An unusually warm day in October. A non-stop caravan of boats shuffling visitors from the marina on the mainland to the island dock. Blue skies and dirt roads. 350 people gathered on the lawn in front of the 1920s Mediterranean mansion. This is the Ossabaw Island Annual Pig Roast & Art Auction.
We began our Saturday adventure at the Delegal Marina at The Landings. After securing our nametags and boarding tickets we made our way to the end of the dock where Ossabaw Island staff member, Robin Gunn, greated us. In her friendly, yet firm, voice she directed those of us gathered on the dock. Our numbers were called and we made our way down to the skiff. This quick 15-20 minute boat ride to Ossabaw Island had us enjoying the sunshine and the occasional ocean spray from a wave. Had we taken the much larger pontoon boats operated by Bull River Cruises, it would have been a 30-40 minute leisurely ride. But the skiff is way more adventurous!
Landing at Ossabaw Island, we made our way down the palm lined causeway and found ourselves at the Boarding House. There we investigated the Smokehouse which is a tabby structure that used to house meats. (Ossabaw was a working farm/plantation for many years, after all.) We walked along the dirt road by the fence, past the restored Guest House, and over to one of the jewels of the island: three restored tabby slave cottages. These structures have a long history on the island and have seen many evolutions over the decades. Recent restoration projects, headed by the Ossabaw Island Foundation, have restored two of the tabby’s to their former lives. Tabby exteriors, wood plank doors, cedar shake roof, and wavy glass in the windows. Truly a glimpse back into time.
The weather was getting warmer and our stomachs were starting to growl, so we began the one mile walk over to the main house and site of the Pig Roast. Walking through a maritime forest that is so much in tact and yet also has the visible scars of mother nature (thanks Hurricane Matthew) beckons you to pause and experience the wildness of Ossabaw. Palm trees intertwined with the branches of a century old live oak, a new bridge over the creek that leads to a former rice field, fiddler crabs scurrying about underfoot, and the overwhelming silence. Ossabaw is 26,000 acres of barrier island that became Georgia’s first State Heritage Preserve. There’s a lot of room here to breathe and unwind.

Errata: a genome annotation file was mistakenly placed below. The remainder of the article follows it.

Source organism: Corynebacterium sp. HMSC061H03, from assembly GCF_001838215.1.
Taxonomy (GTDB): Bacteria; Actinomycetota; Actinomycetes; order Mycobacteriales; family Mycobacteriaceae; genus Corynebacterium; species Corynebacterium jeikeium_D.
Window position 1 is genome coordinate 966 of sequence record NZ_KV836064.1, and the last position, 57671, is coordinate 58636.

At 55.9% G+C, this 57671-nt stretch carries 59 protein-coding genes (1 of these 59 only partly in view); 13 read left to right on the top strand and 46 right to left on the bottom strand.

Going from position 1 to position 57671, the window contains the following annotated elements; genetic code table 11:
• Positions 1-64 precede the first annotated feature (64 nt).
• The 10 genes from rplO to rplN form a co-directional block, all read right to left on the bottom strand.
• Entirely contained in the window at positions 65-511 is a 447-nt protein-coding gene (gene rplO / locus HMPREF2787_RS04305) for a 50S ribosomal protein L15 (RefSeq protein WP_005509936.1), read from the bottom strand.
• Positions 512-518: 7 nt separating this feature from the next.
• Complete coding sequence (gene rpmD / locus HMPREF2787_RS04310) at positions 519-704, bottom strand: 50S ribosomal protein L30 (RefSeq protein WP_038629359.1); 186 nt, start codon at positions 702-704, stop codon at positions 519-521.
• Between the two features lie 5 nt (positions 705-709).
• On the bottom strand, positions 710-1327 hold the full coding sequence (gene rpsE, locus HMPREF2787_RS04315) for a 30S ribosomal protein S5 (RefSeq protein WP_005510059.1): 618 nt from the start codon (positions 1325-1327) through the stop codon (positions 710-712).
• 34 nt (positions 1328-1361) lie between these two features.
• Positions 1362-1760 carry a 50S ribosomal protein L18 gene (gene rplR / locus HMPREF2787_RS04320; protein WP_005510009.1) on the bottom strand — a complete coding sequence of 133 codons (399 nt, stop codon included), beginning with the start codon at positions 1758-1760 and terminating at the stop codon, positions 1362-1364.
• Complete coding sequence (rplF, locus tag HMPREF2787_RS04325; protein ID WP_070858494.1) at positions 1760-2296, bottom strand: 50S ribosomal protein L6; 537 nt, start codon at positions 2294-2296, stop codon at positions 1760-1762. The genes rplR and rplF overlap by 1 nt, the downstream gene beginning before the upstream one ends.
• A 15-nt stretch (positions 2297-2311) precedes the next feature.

Gradually, then suddenly the massive gates to the main homestead come into view. We’re almost there. Walking through these structures now covered in rust and decay makes you wonder what they looked like in their prime. The road opens up and we are welcomed on to the front lawn filled with live oaks, round tables, a massive spread provided by Epting Events, live music on the front slate patio, and the overwhelming feeling of being home. Ossabaw is one of our favorite places after all, and to be back at the annual Pig Roast is like coming to a family reunion. We decide on a table, make our way through the line, and settle in. We are here for the afternoon. BBQ pork, grits, corn salad, roasted apples, a simple salad, and of course bread pudding make for a delicious lunch.
With our bellies full we make our way inside to the art auction. Ossabaw welcomes visitors (through permission only) to the island each year. Those that come for artistic study are encouraged to donate a piece of work to the foundation to be used in the annual art auction. This one event is the Foundation’s only fundraiser each year. There are the artists you expect to see; works from Betsy Cain, David Kaminsky, and more. And then there are new artists showing their craft. Perhaps we’ll bid on the overnight stay on Ossabaw or the handmaid baskets. There’s a lovely ink drawing of Sandy West, island matriarch. From photographs to paintings to drawings and sculptures, you just never know what you’ll find at the auction.
We are summoned outside for the live auction. Daniel Epting, head caterer turned local Ossabaw auctioneer, heads up the bidding. There’s a weekend on Ossabaw with Crawfish (sort of a legendary spokesman for the island) up for bids, a Sea Island getaway, and one cannot overlook the driftwood pieces that have now become an expected yet fun auction piece. We’re all here for a good cause and the bidding goes well.
One last round through the entry and dining room of the main house to place any final bids and then the auction is closed. We’ve done well. Don was the successful high bidder on a piece by Betsy Cain. It will be another couple of hours before our boat leaves for the mainland which gives us ample time to explore. We find a spot on the lawn away from the main crowd. It’s a beautiful afternoon for a little nap under the live oaks. But first, the donkeys! Ossabaw is home to a small herd of Sicilian donkeys. They’re pretty used to people and we’ve unofficially named one of them Fatso. She’s rather rotund and easy to spot. We make our way over to them as they casually chomp on the grasses under the trees on the far side. If you walk up gently and quietly, they’ll even let you pet them!
After some time with our equine friends it’s back to the large shade trees for a little siesta. The island welcomes this laid back vibe and Elizabeth Dubose, head of the foundation, encourages guests to relax and truly experience the island.
The time has come. We hop in the back of the pickup, make our way back down the dirt road to the dock. We actually return to the mainland on the same skiff we came in on. We make our way through Ossabaw Sound and back to the marina. It’s been a good day. This island and everything that comes with it are truly magical. We hope everyone gets to experience the place that is Ossabaw. Until next time!